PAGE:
Snap Count Observations: Transactions to Make for Week 4 (Fantasy Football)

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Welcome to the NFL De’Von Achane! Wow, what a crazy week for fantasy football! Hopefully, you readers were some of the 0.6% of people who played him. If not, keep reading, and let’s see if we can find some usable trends.

Cleveland Browns

Jerome Ford Retains Lead Back Duties

Jerome Ford 56%; Kareem Hunt 20%; Pierre Strong 11%

I was not one of the people who spent huge to pick up Jerome Ford, and the primary reason was that it seemed inevitable on Tuesday that the Browns would sign Kareem Hunt. I felt pretty good about that decision when the Browns pulled the trigger on resigning Hunt. However, Hunt did not get used in a big way afterward. Ford played almost triple the number of snaps as Hunt, and former Patriot, Pierre Strong was mixed in as well. To be honest, I am a little surprised with Hunt’s usage. You could explain it away as a midweek signing, but it’s not like Kareem needed time to get acclimated with the coaches or the playbook, he’s been with this coaching staff for a few years now. It looks like the team just trusts Ford the most at this point.

Still, no one was particularly good. The leading rusher was Strong with 27 yards on six carries, but five of those six carries occurred on the final drive of the game after the game was well out of hand. Ford salvaged his day with a couple of touchdowns and got the only green zone carry of the day, but the backfield was pretty split. And Ford was not very effective (10/18/1 on the ground, 3/2/33/1 in the air). Tennessee has a well-established, strong run defense, so perhaps some of this ineffectiveness can be explained away by the matchup. Still, I am a little worried about how ineffective Ford was. Hunt wasn’t much better (5/13 on the ground, 3/2/22 in the air) so there isn’t a huge competition for Ford’s playing time. Still, you probably expected more efficiency, outside of the two touchdowns, from a player who cost so much FAAB.

Conclusion: Jerome Ford‘s playing time looks strong, but his efficiency should give you pause.

Tennessee Titans

Derrick Henry Ghosts This Week

Tyjae Spears 56%; Derrick Henry 38%

We are very used to Derrick Henry playing about 70-80% of the snaps. In this game, he came nowhere close. So what’s going on here?

Well, to begin, the Titans look putrid, and the Browns’ defense seems spectacular. The Titans ran only 46 total plays in the game on 10 drives and averaged fewer than five plays per drive. It’s hard to “establish the run” when the team goes three-and-out (or worse) half the time. The most hilarious part? The Titan’s “best” drive – a 10-play, 55-yard drive down the field, did not end in points – the team ran out of time due to a sack by Myles Garett with no timeouts left.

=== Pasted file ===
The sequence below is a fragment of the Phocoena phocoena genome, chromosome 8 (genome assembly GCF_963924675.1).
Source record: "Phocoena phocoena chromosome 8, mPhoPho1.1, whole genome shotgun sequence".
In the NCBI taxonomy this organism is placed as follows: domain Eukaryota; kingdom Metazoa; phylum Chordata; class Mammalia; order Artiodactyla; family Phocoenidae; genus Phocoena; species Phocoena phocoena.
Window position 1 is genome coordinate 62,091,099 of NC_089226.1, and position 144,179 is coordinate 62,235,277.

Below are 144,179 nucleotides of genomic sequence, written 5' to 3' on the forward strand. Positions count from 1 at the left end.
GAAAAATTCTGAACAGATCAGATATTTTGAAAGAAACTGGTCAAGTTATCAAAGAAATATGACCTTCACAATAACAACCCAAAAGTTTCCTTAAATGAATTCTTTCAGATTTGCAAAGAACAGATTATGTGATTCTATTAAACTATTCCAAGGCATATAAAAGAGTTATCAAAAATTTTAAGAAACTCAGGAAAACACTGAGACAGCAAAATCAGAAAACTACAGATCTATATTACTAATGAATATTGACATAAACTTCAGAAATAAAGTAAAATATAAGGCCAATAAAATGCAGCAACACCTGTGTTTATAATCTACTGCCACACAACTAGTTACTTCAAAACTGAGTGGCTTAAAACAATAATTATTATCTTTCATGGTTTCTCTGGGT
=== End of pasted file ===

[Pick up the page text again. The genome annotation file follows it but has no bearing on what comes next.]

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Also, the game was out of hand pretty early as it was 20-3 midway through the third quarter. But this is all part of a bigger problem for the Titans. They aren’t very good. If the game script goes this way, it seems like the team wants to “save” Derrick Henry. In Week 1, against the Saints, in a competitive game, Derrick Henry “only” saw 15 carries, and only played 54% of the snaps. Everything was back to normal in Week 2 when he got 25 carries and dominated the snaps, but now we have this game where they got blown out of the building.

It sort of feels like Henry’s days in Tennessee are numbered. There were trade rumors throughout the offseason, and maybe that is a move the team could make if they start losing more games (1-2 right now, only one game back of the division-leading Colts (!!!)).

Spears is a solid player. He’s getting used throughout the game, not just when the game is out of hand. Maybe the team just sees too much tread on the tires for Derrick Henry. It seems crazy to think, but we might be nearing the end of Derrick Henry‘s dominance. It’s hard to say though with certainty because the team keeps flip-flopping. My advice would be to hold for now and try not to panic against one of the best defenses in the NFL right now, but you have to be a bit worried.